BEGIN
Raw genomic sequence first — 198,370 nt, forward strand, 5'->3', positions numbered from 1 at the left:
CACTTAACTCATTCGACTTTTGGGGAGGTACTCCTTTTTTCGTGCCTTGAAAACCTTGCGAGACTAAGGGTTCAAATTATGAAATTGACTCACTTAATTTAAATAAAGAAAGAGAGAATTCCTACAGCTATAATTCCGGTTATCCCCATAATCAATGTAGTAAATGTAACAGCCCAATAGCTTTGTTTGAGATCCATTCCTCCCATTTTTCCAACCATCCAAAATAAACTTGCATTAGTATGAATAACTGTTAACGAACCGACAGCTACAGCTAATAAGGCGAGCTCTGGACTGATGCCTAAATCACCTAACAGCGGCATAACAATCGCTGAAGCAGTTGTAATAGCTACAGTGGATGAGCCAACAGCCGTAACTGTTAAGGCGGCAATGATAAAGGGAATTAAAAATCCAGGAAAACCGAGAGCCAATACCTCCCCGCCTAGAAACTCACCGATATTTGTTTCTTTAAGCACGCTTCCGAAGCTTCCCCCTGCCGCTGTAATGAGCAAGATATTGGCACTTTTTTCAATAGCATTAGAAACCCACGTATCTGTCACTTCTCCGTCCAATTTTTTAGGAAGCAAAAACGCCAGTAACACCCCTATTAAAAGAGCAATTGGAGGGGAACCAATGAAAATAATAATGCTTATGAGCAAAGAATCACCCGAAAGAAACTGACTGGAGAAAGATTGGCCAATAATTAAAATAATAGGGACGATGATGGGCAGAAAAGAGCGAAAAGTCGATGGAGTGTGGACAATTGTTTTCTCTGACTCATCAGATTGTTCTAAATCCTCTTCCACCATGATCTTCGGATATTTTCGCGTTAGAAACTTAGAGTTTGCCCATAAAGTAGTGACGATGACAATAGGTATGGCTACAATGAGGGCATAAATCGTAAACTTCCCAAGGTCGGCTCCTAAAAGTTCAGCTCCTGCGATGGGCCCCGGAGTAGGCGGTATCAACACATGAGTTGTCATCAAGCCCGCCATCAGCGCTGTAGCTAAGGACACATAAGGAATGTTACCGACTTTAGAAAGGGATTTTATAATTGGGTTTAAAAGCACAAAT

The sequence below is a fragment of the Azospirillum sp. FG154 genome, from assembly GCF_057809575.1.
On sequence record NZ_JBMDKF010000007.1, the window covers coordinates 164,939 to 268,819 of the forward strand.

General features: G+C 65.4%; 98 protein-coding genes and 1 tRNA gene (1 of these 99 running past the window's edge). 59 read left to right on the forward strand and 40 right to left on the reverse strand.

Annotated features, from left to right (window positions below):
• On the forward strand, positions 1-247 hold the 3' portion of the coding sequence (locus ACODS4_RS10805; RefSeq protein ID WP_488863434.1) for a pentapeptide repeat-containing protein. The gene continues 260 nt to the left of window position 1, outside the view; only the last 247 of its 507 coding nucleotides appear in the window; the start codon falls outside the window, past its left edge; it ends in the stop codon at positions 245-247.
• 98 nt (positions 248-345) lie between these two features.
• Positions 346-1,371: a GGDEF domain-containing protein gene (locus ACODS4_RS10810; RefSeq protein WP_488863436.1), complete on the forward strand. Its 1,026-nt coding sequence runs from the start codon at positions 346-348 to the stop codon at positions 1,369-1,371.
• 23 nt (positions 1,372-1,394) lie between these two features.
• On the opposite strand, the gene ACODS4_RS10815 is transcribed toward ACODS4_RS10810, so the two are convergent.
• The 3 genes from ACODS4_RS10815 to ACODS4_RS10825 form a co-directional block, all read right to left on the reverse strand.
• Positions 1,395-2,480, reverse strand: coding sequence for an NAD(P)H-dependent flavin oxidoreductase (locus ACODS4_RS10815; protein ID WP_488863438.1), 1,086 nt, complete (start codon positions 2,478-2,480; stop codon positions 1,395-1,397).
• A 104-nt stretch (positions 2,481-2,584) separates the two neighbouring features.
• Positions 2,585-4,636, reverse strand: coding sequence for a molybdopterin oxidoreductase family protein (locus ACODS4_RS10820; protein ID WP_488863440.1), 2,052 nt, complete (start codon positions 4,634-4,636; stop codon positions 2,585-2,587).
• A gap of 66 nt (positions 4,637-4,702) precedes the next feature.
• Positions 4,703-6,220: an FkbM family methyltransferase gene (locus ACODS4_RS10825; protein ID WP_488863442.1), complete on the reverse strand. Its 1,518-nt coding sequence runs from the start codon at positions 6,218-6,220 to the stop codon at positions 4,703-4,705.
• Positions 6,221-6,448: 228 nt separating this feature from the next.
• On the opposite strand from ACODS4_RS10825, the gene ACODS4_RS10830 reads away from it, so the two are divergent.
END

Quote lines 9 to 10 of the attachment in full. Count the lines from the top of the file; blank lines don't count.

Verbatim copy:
• Positions 346-1,371: a GGDEF domain-containing protein gene (locus ACODS4_RS10810; RefSeq protein WP_488863436.1), complete on the forward strand. Its 1,026-nt coding sequence runs from the start codon at positions 346-348 to the stop codon at positions 1,369-1,371.
• 23 nt (positions 1,372-1,394) lie between these two features.